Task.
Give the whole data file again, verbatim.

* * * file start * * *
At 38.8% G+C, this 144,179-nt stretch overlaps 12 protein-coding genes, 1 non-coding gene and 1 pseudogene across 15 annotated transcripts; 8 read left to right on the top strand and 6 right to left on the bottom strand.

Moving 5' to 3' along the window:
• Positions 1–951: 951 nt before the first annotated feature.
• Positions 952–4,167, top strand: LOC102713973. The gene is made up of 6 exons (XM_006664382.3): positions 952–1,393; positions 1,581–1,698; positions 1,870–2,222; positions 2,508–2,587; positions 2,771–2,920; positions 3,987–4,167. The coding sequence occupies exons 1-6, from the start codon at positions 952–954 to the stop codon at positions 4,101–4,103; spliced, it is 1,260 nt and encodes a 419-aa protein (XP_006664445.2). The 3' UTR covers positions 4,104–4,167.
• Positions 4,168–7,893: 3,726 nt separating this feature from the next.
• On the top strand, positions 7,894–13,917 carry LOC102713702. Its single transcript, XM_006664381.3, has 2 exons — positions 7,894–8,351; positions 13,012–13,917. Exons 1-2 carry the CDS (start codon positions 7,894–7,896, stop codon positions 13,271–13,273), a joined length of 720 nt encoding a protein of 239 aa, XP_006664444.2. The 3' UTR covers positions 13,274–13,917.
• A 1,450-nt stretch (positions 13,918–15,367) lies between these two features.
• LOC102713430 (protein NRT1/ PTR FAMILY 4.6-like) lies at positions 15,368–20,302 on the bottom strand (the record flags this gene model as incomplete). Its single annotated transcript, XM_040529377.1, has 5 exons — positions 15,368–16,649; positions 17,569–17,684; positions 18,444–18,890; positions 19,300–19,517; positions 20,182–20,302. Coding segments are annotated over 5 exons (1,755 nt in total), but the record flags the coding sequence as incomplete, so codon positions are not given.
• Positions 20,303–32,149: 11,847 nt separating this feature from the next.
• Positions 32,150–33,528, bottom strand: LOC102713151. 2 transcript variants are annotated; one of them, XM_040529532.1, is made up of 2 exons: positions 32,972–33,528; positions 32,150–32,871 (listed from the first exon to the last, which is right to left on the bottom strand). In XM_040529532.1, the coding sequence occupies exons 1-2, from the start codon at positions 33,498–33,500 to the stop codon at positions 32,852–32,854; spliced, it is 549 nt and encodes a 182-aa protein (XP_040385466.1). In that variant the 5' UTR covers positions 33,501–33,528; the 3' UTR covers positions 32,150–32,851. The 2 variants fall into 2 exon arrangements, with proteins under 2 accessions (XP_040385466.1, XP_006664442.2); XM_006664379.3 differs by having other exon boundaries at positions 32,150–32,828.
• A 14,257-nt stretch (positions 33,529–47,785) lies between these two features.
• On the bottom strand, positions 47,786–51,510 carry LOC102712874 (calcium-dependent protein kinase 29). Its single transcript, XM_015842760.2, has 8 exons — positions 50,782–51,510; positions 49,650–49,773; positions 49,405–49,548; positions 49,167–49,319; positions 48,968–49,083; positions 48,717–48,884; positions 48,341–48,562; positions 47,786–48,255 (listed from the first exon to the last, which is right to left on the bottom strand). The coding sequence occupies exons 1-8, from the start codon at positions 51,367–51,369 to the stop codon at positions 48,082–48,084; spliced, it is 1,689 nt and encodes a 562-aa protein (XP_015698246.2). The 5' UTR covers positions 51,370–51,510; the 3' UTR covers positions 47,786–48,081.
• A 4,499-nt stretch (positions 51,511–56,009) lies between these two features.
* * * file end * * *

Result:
At 38.8% G+C, this 144,179-nt stretch overlaps 12 protein-coding genes, 1 non-coding gene and 1 pseudogene across 15 annotated transcripts; 8 read left to right on the top strand and 6 right to left on the bottom strand.

Moving 5' to 3' along the window:
• Positions 1–951: 951 nt before the first annotated feature.
• Positions 952–4,167, top strand: LOC102713973. The gene is made up of 6 exons (XM_006664382.3): positions 952–1,393; positions 1,581–1,698; positions 1,870–2,222; positions 2,508–2,587; positions 2,771–2,920; positions 3,987–4,167. The coding sequence occupies exons 1-6, from the start codon at positions 952–954 to the stop codon at positions 4,101–4,103; spliced, it is 1,260 nt and encodes a 419-aa protein (XP_006664445.2). The 3' UTR covers positions 4,104–4,167.
• Positions 4,168–7,893: 3,726 nt separating this feature from the next.
• On the top strand, positions 7,894–13,917 carry LOC102713702. Its single transcript, XM_006664381.3, has 2 exons — positions 7,894–8,351; positions 13,012–13,917. Exons 1-2 carry the CDS (start codon positions 7,894–7,896, stop codon positions 13,271–13,273), a joined length of 720 nt encoding a protein of 239 aa, XP_006664444.2. The 3' UTR covers positions 13,274–13,917.
• A 1,450-nt stretch (positions 13,918–15,367) lies between these two features.
• LOC102713430 (protein NRT1/ PTR FAMILY 4.6-like) lies at positions 15,368–20,302 on the bottom strand (the record flags this gene model as incomplete). Its single annotated transcript, XM_040529377.1, has 5 exons — positions 15,368–16,649; positions 17,569–17,684; positions 18,444–18,890; positions 19,300–19,517; positions 20,182–20,302. Coding segments are annotated over 5 exons (1,755 nt in total), but the record flags the coding sequence as incomplete, so codon positions are not given.
• Positions 20,303–32,149: 11,847 nt separating this feature from the next.
• Positions 32,150–33,528, bottom strand: LOC102713151. 2 transcript variants are annotated; one of them, XM_040529532.1, is made up of 2 exons: positions 32,972–33,528; positions 32,150–32,871 (listed from the first exon to the last, which is right to left on the bottom strand). In XM_040529532.1, the coding sequence occupies exons 1-2, from the start codon at positions 33,498–33,500 to the stop codon at positions 32,852–32,854; spliced, it is 549 nt and encodes a 182-aa protein (XP_040385466.1). In that variant the 5' UTR covers positions 33,501–33,528; the 3' UTR covers positions 32,150–32,851. The 2 variants fall into 2 exon arrangements, with proteins under 2 accessions (XP_040385466.1, XP_006664442.2); XM_006664379.3 differs by having other exon boundaries at positions 32,150–32,828.
• A 14,257-nt stretch (positions 33,529–47,785) lies between these two features.
• On the bottom strand, positions 47,786–51,510 carry LOC102712874 (calcium-dependent protein kinase 29). Its single transcript, XM_015842760.2, has 8 exons — positions 50,782–51,510; positions 49,650–49,773; positions 49,405–49,548; positions 49,167–49,319; positions 48,968–49,083; positions 48,717–48,884; positions 48,341–48,562; positions 47,786–48,255 (listed from the first exon to the last, which is right to left on the bottom strand). The coding sequence occupies exons 1-8, from the start codon at positions 51,367–51,369 to the stop codon at positions 48,082–48,084; spliced, it is 1,689 nt and encodes a 562-aa protein (XP_015698246.2). The 5' UTR covers positions 51,370–51,510; the 3' UTR covers positions 47,786–48,081.
• A 4,499-nt stretch (positions 51,511–56,009) lies between these two features.